Workers who have suffered an injury in a welding accident may qualify for Missouri workers compensation benefits.
In many industries, cutters, brazers, solders, and welders are used to weld together metal parts. According to figures released by the Bureau of Labor Statistics, in 2010, there were 337,300 welders working in the U.S. Of them, 61% worked in the manufacturing industry, while 11% worked in the construction industry.
A High Risk of Injury
There are other types of workers as well who work with welding tools in their occupation, such as iron workers and pipe fitters. Due to prolonged exposure to welding hazards, these workers are at a high risk of getting injured at the workplace. Every year, thousands of such workers suffer eye injuries.
Types of Welding Injuries
Workers in industries that involve welding are exposed to numerous hazards. Laser, arc, and torch welding produce radiation that can be harmful to the eyes and can cause skin burns. Welding also produces hot sparks and shards of metal, which can be extremely dangerous. Some of the most common welding injuries include:
- Eye injuries: Welders are exposed to a high risk of eye injuries caused by ultraviolet radiation. They are also exposed to bright visible light. This exposure can cause damage to the eye surface, membrane, or retina and these injuries can lead to long-term complications such as cataracts or even blindness.
- Skin injuries: Due to the UV radiation that some types of welding emit, a worker can suffer skin burns. This can happen either from direct exposure to radiation or from radiation reflected off the surface. Long-term exposure to UV radiation can lead to skin cancer.
- Fume injuries: Welding produces fumes that contain solid particles, which can accumulate in the lungs. Depending on the metals used for welding, the composition of the particles varies. With long-term exposure, these fumes can cause a variety of health problems, such as kidney damage, bone and joint disorders, lung problems, nervous system disorders, and even cancer.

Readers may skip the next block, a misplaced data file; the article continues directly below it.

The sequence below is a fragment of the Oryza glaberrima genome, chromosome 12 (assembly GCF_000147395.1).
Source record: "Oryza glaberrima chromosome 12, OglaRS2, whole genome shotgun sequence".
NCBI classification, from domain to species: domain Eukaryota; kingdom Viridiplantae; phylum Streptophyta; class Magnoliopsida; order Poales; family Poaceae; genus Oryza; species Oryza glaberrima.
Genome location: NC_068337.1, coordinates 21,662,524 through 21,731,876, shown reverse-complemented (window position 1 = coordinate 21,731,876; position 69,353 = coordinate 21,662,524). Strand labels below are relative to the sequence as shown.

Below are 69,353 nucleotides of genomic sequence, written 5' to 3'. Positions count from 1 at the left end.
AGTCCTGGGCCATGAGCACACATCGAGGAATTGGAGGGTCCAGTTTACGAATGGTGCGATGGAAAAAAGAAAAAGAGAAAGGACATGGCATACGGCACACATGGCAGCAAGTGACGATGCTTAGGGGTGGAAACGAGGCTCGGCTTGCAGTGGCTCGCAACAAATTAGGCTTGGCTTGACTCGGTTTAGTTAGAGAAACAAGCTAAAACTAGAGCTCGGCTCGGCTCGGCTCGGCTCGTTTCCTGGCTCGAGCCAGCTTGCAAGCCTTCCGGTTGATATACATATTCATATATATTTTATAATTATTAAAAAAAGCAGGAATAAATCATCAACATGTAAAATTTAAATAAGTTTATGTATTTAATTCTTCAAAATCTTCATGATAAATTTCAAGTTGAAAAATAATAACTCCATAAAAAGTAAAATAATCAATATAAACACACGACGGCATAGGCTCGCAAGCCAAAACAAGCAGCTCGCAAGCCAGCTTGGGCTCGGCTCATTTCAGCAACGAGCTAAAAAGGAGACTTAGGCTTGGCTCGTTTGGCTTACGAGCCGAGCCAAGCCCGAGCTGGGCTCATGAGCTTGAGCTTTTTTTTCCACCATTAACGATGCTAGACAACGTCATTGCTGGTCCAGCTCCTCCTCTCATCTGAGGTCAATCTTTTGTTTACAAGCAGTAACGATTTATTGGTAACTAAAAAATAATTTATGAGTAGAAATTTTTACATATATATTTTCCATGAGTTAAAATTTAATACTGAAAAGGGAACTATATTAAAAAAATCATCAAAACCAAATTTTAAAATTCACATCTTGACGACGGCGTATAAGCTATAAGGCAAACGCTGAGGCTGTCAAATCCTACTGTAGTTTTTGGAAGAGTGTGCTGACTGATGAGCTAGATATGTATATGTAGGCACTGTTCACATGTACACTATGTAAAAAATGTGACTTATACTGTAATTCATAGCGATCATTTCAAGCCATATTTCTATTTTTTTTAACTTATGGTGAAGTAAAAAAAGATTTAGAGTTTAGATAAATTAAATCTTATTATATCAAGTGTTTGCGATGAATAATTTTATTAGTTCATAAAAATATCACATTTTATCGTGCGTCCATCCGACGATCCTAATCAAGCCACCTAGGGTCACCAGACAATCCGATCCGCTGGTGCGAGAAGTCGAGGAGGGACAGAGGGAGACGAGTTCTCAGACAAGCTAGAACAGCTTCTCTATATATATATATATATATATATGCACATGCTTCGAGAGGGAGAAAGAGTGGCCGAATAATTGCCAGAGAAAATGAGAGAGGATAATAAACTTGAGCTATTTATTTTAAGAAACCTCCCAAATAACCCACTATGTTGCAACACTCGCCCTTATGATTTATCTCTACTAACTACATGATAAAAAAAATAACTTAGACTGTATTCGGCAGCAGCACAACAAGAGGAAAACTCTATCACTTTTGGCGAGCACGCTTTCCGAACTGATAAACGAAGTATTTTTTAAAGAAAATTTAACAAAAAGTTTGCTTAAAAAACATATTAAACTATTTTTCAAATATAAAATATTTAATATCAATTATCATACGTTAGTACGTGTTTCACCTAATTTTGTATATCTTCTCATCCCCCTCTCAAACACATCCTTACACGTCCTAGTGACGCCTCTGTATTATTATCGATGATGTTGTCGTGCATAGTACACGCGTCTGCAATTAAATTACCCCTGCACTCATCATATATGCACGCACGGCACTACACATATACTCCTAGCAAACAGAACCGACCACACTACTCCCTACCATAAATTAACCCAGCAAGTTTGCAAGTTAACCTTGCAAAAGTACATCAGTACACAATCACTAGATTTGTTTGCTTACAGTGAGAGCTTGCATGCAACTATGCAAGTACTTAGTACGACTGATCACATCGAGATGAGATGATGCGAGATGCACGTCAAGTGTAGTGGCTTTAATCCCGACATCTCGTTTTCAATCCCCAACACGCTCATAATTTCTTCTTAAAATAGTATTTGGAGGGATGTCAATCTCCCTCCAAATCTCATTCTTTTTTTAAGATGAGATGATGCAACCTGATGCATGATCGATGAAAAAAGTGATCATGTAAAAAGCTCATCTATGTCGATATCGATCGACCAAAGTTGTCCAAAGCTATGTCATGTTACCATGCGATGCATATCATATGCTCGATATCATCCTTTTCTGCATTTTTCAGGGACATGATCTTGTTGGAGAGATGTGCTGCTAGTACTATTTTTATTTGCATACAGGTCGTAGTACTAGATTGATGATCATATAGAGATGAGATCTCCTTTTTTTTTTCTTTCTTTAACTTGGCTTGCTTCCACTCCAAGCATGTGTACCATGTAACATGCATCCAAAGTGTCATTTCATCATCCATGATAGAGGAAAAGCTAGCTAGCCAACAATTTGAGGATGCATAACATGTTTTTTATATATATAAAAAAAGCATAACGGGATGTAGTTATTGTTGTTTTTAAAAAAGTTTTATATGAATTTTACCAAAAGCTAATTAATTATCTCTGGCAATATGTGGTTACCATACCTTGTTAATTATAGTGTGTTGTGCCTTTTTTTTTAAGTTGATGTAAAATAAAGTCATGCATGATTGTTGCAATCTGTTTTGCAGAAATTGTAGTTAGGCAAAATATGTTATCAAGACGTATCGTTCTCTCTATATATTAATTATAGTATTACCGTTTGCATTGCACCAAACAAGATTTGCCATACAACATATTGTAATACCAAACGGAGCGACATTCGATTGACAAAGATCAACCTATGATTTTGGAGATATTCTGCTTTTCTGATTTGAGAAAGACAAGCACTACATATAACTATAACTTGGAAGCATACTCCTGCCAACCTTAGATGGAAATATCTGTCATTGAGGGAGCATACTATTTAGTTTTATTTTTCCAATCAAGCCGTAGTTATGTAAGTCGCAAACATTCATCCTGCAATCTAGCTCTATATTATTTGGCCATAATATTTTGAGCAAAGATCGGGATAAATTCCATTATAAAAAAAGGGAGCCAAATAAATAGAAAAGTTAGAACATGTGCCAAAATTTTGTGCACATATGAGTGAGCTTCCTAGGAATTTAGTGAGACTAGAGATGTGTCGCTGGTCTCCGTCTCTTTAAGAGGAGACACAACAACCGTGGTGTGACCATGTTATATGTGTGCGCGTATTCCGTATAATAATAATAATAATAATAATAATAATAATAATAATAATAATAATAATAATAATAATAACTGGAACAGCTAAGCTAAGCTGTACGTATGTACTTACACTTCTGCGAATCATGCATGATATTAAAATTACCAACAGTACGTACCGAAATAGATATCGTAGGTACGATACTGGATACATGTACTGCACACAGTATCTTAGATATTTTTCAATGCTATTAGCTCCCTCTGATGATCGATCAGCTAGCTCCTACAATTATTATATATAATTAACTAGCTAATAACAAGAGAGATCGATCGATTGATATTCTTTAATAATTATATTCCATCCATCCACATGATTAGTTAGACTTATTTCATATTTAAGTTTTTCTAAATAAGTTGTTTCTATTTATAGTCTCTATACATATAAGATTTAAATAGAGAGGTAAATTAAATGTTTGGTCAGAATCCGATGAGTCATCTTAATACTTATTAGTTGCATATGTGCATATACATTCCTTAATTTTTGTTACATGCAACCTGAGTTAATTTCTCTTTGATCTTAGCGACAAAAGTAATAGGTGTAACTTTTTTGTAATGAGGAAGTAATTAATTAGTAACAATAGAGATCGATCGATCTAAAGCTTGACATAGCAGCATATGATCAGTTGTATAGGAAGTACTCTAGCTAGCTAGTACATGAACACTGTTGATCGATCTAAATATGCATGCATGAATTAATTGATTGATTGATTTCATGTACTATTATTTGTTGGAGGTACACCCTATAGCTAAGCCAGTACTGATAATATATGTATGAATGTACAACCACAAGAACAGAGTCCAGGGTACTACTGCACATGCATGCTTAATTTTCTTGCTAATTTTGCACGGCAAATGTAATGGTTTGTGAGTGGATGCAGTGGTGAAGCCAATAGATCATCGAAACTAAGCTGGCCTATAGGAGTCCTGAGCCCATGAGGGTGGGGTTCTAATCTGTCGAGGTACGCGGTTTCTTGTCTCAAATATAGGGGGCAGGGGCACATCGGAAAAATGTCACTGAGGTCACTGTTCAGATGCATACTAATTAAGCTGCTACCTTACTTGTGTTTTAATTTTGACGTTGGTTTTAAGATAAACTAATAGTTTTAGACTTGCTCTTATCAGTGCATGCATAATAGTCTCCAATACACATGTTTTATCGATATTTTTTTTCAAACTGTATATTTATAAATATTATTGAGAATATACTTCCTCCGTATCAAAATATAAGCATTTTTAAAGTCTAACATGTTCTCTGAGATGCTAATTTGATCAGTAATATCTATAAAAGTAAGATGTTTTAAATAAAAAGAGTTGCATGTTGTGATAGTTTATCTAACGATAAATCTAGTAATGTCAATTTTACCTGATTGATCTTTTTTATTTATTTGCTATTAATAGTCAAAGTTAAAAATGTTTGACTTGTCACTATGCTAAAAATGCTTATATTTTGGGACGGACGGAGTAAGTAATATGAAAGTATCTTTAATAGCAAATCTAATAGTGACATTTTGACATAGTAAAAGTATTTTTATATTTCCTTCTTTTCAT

Ensuring Worker Safety While Welding
Due to the dangerous elements involved in welding, it is essential to wear protective gear and ensure proper ventilation of the workplace in order to stay safe. There are strict OSHA guidelines required of employers in order to minimize any welding injuries to their employees. These guidelines include:
- Protective eye wear: Workers should wear helmets, shields, and goggles in order to protect their eyes.
- Protective clothing: This protects the skin from burns and from exposure to radiation.
- Proper ventilation: In order to protect welders from dangerous gases, work spaces should be properly ventilated for welding.
Workers Compensation Lawyers St. Louis
If you have suffered injuries caused by a welding accident, you may qualify for benefits under the Missouri workers’ compensation system. If you face any problem in getting the benefits you deserve, contact a Missouri workers’ compensation lawyer from The Law Office of James M. Hoffmann. Call us at (314) 361-4300 for a free case evaluation.